[MUD-Dev] How much is enough?

Justin Coleman JMCOLE at MAIN.DJJ.STATE.SC.US
Wed Apr 24 16:44:25 New Zealand Standard Time 2002


Quotes from Brian Hook:

> Power gamers can never have too much information.  They derive
> enjoyment from optimizing their playing time and play styles.

Exactly. The problem I see (from playing EQ way too much) is that I,
as a non-powergamer, find that there is simply too much emphasis on
the numbers. IMPG (in my perfect game) there would be only enough
combat to allow one to practice skills and complete the quests,
while the main form of entertainment and reward would be the quests
themselves.  I realize that social engineering (of playstyles) on
the scale I am hoping for is a very head-in-the-clouds
possibility. However, I'd still like to gather enough concepts
together to make the attempt.

> don't *need* to see their stats, however many players enjoy this.
> They like to see quantification.  And if you don't quantify it for
> them, they will quantify themselves through trial and error.
> Qualitative statistical assessment in advancement oriented games
> almost always ends up as a failed experiment.

This begs the question of exactly *why* the experiment failed. I
understand that some (most?) players will do their utmost to discern
the numerical values of statistic that is not shown as a numerical
value. However, which are you considering the failed experiment -
hiding the *numbers* from players, or removing the necessity of
*seeing* those numbers? If the game is more than half based on
combat, then yes, numbers will be much more apparent to the
players. If the game doesn't emphasize combat however, wouldn't it
be reasonable to assume that players would then be more interested
in things like collecting a suit of matching armor, or exploring the
world, than getting the most numerical value out of the world and
its objects?

>>  I envision a system in which all numbers are relayed to the
>>  player in an inexact format - HP and mana are displayed as a
>>  percentage bar, skill levels and damage are given in verbal
>>  approximates

> This is fine, but it will not appeal to advancement oriented
> players.  Which, in today's commercial games, consist of a good
> chunk of the player base.  They will likely feel frustrated and
> annoyed.

Frustration is not my goal here, rather it is a side effect of
taking away the numerical crutch most players lean on to determine
their character's "worth". I would like to see (and play!) a game
where more emphasis is placed on using your character's skills on an
appropriate manner (aka tactics) than on having the best numbers,
the most people, etc. There will always be a condition of "more is
better", I think, but I'm attempting to find a way to turn these
players back from the dark side of number crunching, and back into
enjoying the game for other reasons.

> in general, this just comes off as contrived.

I agree, this does often come off as contrived. What I'm looking
for, though, is a way to make it fit better within the world, such
that it isn't seen as contrived, rather it feels like a natural part
of the world. If the game is designed, from the ground up, to be
internally precise but externally (player information) vague, isn't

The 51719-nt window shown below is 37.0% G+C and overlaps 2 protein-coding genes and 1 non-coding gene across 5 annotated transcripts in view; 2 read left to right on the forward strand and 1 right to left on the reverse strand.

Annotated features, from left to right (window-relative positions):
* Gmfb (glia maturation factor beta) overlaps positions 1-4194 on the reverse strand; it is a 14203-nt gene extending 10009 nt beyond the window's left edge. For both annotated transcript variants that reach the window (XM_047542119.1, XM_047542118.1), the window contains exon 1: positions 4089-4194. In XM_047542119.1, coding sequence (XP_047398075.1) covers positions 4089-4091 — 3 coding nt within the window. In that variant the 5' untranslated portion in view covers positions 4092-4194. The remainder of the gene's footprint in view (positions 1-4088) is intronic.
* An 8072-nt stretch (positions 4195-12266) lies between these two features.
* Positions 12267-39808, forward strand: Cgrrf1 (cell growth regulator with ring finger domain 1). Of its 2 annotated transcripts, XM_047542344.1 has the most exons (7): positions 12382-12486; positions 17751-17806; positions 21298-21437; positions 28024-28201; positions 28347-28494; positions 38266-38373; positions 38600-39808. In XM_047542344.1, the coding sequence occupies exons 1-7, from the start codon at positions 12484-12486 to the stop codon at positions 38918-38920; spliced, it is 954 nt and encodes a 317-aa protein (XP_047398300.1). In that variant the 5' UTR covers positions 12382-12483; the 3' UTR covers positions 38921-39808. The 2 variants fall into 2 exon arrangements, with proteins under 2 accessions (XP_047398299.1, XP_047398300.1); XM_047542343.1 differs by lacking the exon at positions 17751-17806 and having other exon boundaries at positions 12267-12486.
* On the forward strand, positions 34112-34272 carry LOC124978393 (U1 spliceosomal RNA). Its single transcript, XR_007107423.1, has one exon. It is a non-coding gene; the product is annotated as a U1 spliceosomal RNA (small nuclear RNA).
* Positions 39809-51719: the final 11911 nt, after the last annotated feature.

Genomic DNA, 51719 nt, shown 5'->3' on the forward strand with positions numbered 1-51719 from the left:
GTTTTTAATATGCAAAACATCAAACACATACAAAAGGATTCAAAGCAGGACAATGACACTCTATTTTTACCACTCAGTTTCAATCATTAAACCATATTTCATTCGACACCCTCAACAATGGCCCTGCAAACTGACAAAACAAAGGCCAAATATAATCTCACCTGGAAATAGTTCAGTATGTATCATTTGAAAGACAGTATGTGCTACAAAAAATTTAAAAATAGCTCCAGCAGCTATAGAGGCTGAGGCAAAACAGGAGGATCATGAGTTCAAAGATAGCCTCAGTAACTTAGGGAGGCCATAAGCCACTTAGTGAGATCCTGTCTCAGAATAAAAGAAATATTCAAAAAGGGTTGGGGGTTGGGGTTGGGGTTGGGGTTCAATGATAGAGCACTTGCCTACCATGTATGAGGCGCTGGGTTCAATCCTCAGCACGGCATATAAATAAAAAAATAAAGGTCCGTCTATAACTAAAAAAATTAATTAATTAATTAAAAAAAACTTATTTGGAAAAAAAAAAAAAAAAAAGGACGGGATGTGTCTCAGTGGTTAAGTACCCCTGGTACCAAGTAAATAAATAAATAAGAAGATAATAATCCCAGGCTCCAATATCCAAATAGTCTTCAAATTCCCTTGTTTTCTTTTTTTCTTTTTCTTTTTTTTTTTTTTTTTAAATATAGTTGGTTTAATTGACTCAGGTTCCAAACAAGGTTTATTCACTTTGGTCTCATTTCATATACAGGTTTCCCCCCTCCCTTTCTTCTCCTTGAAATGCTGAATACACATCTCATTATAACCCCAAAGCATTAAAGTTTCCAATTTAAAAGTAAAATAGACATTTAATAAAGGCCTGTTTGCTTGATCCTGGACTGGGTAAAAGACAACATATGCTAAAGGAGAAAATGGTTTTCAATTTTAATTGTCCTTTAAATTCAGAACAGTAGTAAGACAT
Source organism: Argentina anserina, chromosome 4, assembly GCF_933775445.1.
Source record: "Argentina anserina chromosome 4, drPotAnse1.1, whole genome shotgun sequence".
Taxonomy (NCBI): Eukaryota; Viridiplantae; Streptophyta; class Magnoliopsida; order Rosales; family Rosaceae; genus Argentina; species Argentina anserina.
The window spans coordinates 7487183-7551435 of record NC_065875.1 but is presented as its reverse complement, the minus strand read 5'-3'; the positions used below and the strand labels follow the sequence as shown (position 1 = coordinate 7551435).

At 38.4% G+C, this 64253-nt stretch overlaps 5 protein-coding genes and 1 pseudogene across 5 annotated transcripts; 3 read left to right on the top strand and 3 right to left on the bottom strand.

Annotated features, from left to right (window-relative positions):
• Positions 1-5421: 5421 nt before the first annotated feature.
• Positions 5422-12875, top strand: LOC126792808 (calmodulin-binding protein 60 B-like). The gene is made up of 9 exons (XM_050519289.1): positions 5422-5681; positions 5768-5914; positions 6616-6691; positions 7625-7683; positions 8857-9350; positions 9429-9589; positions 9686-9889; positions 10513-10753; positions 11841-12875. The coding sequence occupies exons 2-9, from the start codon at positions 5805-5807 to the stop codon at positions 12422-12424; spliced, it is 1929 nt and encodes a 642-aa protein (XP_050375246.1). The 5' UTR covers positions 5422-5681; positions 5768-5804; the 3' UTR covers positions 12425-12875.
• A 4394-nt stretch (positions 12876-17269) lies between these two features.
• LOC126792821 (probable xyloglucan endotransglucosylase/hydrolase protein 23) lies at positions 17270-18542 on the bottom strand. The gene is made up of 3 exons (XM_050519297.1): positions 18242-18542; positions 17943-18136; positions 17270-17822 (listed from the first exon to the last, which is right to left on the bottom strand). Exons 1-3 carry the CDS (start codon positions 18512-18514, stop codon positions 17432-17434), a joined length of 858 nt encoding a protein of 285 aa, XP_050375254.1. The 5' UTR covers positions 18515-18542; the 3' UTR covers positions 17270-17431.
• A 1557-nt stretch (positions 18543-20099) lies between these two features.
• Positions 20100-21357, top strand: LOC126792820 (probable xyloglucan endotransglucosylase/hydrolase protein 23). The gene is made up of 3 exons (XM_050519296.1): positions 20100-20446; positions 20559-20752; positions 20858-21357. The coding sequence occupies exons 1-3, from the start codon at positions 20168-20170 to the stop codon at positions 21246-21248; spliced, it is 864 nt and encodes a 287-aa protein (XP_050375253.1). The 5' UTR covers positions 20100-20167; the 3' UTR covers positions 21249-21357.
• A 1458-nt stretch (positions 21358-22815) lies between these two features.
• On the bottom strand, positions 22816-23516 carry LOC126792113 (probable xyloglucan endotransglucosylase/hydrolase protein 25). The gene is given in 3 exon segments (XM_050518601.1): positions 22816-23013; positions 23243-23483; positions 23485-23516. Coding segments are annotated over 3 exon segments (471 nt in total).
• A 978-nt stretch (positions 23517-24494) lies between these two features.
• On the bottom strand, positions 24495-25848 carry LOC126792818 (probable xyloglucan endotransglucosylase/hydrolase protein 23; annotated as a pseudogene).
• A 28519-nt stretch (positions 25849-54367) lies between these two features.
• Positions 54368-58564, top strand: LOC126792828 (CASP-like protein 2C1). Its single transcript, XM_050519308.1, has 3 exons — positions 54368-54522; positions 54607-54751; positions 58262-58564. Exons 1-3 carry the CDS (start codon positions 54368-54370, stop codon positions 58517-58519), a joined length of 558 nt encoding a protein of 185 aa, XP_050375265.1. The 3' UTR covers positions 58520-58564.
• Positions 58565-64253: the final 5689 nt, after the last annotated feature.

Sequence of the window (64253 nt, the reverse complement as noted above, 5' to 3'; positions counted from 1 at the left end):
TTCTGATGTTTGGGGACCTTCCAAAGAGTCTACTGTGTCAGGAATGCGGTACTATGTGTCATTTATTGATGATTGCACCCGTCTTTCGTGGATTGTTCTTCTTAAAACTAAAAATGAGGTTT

there some way to make it "feel right"?

(Some of this following may be branching into another topic(s), but
I feel it's all closely related to the reason I think hiding the
numbers might be a good idea...)

In the same vein, the best character in the game world *should* be
head and shoulders above the rest, but IMO should *not* be in high
orbit. Instead of having 60 levels to give players a sense of
achievement, maybe have the equivalent of 5 or 10 levels, but don't
make it obvious that they even *are* levels.

Scale all your encounters such that most any average human (bandit,
for example) would be roughly equivalent to an average (30%
advanced) character, or maybe 3 or 4 low-level characters. If you
make the majority of enemy entities humanoid, you have a fairly
"flat" world, in that there's not a lot of different gradations
(levels) of things to kill. However, you can provide plenty of depth
and variety to the world simply by providing more different
entities.

When you create a town, there should be plenty of people living
there - in EQ for example, there's an average (from personal
experience, no hard numbers) of one merchant for every 1-2 normal
townspeople. Don't hide those potential npc's away, saying they're
boring - make them interesting, let them give quests, let them be
involved in palace intrigue, let them propagate rumors, anything.

People perceive a lot of the "flatness" in today's games due to the
less-than-stellar AI. (I haven't made any better myself, but I'm
trying :) Almost every enemy has the same behavior pattern - they
stand in the same spot day after day, until someone kills them, or
aggravates them enough to give chase. Give the npc's some life - let
the baker npc go to the market and buy flour, then go to the mill
and start making bread.

Give characters a useful way to estimate combat effectiveness -
don't take only level into consideration, use things like HP, damage
per hit, skill leves, etc. Then modify this based on roleplay
factors - if you consider a palace guard, he will seem more
impressive than regular guards with the same stats, based on perhaps
the shininess of his armor.

Make quests dynamic - the same quest over and over gets old, and